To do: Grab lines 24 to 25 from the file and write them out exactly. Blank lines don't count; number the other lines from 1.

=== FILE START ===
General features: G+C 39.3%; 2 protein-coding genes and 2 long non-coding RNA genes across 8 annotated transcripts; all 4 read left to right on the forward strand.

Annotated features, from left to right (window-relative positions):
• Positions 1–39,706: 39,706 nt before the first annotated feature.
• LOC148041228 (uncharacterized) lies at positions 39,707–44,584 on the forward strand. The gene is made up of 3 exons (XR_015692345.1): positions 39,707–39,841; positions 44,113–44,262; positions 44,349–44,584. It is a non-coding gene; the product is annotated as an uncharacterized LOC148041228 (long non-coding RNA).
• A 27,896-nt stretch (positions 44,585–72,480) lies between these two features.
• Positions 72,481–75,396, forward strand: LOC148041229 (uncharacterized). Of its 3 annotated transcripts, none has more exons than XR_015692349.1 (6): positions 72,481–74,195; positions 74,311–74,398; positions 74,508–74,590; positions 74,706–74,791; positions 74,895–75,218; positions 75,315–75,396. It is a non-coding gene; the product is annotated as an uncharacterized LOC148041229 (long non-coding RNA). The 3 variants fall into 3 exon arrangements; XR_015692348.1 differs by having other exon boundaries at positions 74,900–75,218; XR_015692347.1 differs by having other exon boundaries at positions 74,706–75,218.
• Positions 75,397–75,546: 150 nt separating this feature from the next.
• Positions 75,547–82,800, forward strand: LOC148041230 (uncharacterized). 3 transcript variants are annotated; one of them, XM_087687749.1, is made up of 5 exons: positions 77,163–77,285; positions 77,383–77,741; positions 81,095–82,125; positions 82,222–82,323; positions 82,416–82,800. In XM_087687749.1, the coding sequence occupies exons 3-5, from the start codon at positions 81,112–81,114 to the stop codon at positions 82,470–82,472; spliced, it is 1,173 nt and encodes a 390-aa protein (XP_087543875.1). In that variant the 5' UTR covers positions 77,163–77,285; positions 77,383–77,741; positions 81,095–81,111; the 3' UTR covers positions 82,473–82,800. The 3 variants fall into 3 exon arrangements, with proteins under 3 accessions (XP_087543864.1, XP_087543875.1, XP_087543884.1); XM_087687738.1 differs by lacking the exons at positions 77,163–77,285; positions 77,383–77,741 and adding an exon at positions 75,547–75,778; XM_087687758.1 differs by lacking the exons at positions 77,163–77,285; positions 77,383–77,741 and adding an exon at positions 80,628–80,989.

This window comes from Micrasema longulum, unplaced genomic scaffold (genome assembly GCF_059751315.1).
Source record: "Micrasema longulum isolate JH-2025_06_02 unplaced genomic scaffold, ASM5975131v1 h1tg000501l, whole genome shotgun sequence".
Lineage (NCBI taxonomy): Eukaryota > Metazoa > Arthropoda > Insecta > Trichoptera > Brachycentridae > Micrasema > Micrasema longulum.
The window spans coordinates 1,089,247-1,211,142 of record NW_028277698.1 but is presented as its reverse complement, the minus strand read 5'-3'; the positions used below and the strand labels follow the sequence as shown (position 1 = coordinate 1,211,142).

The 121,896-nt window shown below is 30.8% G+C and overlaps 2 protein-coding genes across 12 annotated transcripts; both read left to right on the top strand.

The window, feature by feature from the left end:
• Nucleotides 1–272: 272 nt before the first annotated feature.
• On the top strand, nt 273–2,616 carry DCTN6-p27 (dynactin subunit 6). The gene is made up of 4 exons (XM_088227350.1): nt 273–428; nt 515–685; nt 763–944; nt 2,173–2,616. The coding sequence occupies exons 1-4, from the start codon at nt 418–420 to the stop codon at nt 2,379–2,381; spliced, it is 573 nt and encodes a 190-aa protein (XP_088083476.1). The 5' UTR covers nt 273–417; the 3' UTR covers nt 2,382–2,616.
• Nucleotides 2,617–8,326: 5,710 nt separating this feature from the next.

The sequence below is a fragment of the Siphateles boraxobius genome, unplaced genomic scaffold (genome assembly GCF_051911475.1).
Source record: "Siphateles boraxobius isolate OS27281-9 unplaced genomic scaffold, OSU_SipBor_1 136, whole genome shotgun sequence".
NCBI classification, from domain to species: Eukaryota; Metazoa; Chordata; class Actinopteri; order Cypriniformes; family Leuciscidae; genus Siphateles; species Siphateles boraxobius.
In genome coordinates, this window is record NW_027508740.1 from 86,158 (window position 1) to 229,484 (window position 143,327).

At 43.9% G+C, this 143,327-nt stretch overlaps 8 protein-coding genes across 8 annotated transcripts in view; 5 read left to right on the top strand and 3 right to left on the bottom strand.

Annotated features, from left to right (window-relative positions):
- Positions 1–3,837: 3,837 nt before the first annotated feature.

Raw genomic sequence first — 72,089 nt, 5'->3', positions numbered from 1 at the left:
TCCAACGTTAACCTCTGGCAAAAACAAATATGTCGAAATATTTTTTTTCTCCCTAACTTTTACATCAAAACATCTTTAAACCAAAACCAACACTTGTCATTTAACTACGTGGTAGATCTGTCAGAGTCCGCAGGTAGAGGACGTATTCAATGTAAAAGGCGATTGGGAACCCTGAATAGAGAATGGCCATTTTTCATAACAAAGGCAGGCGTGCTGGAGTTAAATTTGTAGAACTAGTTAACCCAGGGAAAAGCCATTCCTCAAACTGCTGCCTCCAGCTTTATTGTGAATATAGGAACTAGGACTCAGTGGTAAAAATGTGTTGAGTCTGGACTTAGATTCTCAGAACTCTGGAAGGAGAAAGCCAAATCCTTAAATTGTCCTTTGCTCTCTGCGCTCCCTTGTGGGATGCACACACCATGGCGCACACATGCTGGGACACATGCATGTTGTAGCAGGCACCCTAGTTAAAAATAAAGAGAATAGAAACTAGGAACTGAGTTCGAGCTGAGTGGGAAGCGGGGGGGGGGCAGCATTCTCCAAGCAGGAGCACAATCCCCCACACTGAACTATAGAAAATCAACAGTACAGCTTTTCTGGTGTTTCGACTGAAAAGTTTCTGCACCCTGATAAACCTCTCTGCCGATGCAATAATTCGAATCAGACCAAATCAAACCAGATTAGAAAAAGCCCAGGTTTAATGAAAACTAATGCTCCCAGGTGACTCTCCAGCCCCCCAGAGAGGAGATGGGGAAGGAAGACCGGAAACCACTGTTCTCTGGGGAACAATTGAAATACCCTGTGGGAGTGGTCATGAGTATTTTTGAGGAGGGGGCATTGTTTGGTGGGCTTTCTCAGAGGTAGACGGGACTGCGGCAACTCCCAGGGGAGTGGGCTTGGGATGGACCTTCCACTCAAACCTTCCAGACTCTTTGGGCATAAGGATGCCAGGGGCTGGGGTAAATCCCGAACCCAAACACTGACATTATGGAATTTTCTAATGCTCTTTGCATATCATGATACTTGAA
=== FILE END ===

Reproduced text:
- Positions 1–3,837: 3,837 nt before the first annotated feature.

Raw genomic sequence first — 72,089 nt, 5'->3', positions numbered from 1 at the left: